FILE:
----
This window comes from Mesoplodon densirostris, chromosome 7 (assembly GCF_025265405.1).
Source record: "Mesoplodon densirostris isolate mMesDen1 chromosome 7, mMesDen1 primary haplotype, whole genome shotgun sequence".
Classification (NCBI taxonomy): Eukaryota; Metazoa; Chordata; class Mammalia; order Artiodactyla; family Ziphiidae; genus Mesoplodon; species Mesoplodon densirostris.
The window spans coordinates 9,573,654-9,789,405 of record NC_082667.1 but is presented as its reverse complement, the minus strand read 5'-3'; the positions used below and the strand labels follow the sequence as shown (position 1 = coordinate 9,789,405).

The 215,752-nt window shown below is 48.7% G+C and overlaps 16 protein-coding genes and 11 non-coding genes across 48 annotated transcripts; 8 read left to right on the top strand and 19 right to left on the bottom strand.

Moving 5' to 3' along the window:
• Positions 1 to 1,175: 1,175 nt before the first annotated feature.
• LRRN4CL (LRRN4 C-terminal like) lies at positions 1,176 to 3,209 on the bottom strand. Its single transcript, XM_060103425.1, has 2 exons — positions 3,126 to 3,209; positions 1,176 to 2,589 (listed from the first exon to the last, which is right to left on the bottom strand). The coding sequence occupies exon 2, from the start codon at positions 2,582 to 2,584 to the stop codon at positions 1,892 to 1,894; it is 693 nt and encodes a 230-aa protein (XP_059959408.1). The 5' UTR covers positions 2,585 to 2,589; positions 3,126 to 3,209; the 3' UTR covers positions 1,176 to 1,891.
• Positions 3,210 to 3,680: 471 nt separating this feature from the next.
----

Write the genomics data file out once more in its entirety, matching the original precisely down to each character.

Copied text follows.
This window comes from Mesoplodon densirostris, chromosome 7 (assembly GCF_025265405.1).
Source record: "Mesoplodon densirostris isolate mMesDen1 chromosome 7, mMesDen1 primary haplotype, whole genome shotgun sequence".
Classification (NCBI taxonomy): Eukaryota; Metazoa; Chordata; class Mammalia; order Artiodactyla; family Ziphiidae; genus Mesoplodon; species Mesoplodon densirostris.
The window spans coordinates 9,573,654-9,789,405 of record NC_082667.1 but is presented as its reverse complement, the minus strand read 5'-3'; the positions used below and the strand labels follow the sequence as shown (position 1 = coordinate 9,789,405).

The 215,752-nt window shown below is 48.7% G+C and overlaps 16 protein-coding genes and 11 non-coding genes across 48 annotated transcripts; 8 read left to right on the top strand and 19 right to left on the bottom strand.

Moving 5' to 3' along the window:
• Positions 1 to 1,175: 1,175 nt before the first annotated feature.
• LRRN4CL (LRRN4 C-terminal like) lies at positions 1,176 to 3,209 on the bottom strand. Its single transcript, XM_060103425.1, has 2 exons — positions 3,126 to 3,209; positions 1,176 to 2,589 (listed from the first exon to the last, which is right to left on the bottom strand). The coding sequence occupies exon 2, from the start codon at positions 2,582 to 2,584 to the stop codon at positions 1,892 to 1,894; it is 693 nt and encodes a 230-aa protein (XP_059959408.1). The 5' UTR covers positions 2,585 to 2,589; positions 3,126 to 3,209; the 3' UTR covers positions 1,176 to 1,891.
• Positions 3,210 to 3,680: 471 nt separating this feature from the next.